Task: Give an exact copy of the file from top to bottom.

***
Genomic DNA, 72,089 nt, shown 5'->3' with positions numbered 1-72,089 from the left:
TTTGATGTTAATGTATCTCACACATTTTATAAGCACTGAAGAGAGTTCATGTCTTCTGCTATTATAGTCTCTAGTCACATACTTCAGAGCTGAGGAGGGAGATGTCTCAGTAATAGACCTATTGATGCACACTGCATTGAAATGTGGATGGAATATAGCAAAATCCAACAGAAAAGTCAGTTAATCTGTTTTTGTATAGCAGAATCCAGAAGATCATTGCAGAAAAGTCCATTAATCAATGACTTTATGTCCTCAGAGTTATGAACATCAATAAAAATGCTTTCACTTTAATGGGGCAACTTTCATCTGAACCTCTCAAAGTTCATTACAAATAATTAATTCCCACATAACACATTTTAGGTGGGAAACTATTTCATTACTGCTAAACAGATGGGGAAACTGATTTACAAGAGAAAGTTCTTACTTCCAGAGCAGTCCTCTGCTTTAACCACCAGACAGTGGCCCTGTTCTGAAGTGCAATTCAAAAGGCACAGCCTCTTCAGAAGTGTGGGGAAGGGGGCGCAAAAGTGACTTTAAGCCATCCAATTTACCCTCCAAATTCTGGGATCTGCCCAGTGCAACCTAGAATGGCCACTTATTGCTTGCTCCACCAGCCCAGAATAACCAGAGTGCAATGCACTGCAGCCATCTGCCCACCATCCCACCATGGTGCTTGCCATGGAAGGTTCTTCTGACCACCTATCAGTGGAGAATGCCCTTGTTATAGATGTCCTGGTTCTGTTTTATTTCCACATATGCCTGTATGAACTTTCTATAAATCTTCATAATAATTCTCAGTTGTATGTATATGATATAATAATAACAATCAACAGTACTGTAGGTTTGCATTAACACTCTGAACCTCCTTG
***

Genomic DNA, 72,089 nt, shown 5'->3' with positions numbered 1-72,089 from the left:
TTTGATGTTAATGTATCTCACACATTTTATAAGCACTGAAGAGAGTTCATGTCTTCTGCTATTATAGTCTCTAGTCACATACTTCAGAGCTGAGGAGGGAGATGTCTCAGTAATAGACCTATTGATGCACACTGCATTGAAATGTGGATGGAATATAGCAAAATCCAACAGAAAAGTCAGTTAATCTGTTTTTGTATAGCAGAATCCAGAAGATCATTGCAGAAAAGTCCATTAATCAATGACTTTATGTCCTCAGAGTTATGAACATCAATAAAAATGCTTTCACTTTAATGGGGCAACTTTCATCTGAACCTCTCAAAGTTCATTACAAATAATTAATTCCCACATAACACATTTTAGGTGGGAAACTATTTCATTACTGCTAAACAGATGGGGAAACTGATTTACAAGAGAAAGTTCTTACTTCCAGAGCAGTCCTCTGCTTTAACCACCAGACAGTGGCCCTGTTCTGAAGTGCAATTCAAAAGGCACAGCCTCTTCAGAAGTGTGGGGAAGGGGGCGCAAAAGTGACTTTAAGCCATCCAATTTACCCTCCAAATTCTGGGATCTGCCCAGTGCAACCTAGAATGGCCACTTATTGCTTGCTCCACCAGCCCAGAATAACCAGAGTGCAATGCACTGCAGCCATCTGCCCACCATCCCACCATGGTGCTTGCCATGGAAGGTTCTTCTGACCACCTATCAGTGGAGAATGCCCTTGTTATAGATGTCCTGGTTCTGTTTTATTTCCACATATGCCTGTATGAACTTTCTATAAATCTTCATAATAATTCTCAGTTGTATGTATATGATATAATAATAACAATCAACAGTACTGTAGGTTTGCATTAACACTCTGAACCTCCTTG